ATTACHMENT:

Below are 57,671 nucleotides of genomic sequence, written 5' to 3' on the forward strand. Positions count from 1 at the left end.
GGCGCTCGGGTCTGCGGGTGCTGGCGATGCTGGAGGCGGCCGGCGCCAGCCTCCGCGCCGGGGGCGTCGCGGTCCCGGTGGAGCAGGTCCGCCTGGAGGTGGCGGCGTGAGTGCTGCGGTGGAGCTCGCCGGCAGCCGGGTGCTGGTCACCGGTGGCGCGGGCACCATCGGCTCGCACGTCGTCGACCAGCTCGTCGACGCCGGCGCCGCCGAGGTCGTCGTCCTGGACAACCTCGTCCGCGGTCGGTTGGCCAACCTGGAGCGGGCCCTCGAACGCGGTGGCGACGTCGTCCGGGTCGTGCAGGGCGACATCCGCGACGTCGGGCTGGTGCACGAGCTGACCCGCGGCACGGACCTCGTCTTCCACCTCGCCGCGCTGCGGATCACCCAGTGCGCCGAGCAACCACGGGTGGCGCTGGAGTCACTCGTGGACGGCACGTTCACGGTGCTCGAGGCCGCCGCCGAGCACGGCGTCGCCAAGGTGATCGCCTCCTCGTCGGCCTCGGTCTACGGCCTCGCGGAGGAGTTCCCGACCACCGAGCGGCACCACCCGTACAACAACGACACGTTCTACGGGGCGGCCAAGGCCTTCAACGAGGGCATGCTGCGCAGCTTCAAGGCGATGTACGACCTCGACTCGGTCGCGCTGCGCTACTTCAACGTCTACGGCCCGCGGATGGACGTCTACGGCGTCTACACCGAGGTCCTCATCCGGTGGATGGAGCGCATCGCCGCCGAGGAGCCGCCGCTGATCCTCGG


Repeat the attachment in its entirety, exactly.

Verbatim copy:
Below are 57,671 nucleotides of genomic sequence, written 5' to 3' on the forward strand. Positions count from 1 at the left end.
GGCGCTCGGGTCTGCGGGTGCTGGCGATGCTGGAGGCGGCCGGCGCCAGCCTCCGCGCCGGGGGCGTCGCGGTCCCGGTGGAGCAGGTCCGCCTGGAGGTGGCGGCGTGAGTGCTGCGGTGGAGCTCGCCGGCAGCCGGGTGCTGGTCACCGGTGGCGCGGGCACCATCGGCTCGCACGTCGTCGACCAGCTCGTCGACGCCGGCGCCGCCGAGGTCGTCGTCCTGGACAACCTCGTCCGCGGTCGGTTGGCCAACCTGGAGCGGGCCCTCGAACGCGGTGGCGACGTCGTCCGGGTCGTGCAGGGCGACATCCGCGACGTCGGGCTGGTGCACGAGCTGACCCGCGGCACGGACCTCGTCTTCCACCTCGCCGCGCTGCGGATCACCCAGTGCGCCGAGCAACCACGGGTGGCGCTGGAGTCACTCGTGGACGGCACGTTCACGGTGCTCGAGGCCGCCGCCGAGCACGGCGTCGCCAAGGTGATCGCCTCCTCGTCGGCCTCGGTCTACGGCCTCGCGGAGGAGTTCCCGACCACCGAGCGGCACCACCCGTACAACAACGACACGTTCTACGGGGCGGCCAAGGCCTTCAACGAGGGCATGCTGCGCAGCTTCAAGGCGATGTACGACCTCGACTCGGTCGCGCTGCGCTACTTCAACGTCTACGGCCCGCGGATGGACGTCTACGGCGTCTACACCGAGGTCCTCATCCGGTGGATGGAGCGCATCGCCGCCGAGGAGCCGCCGCTGATCCTCGG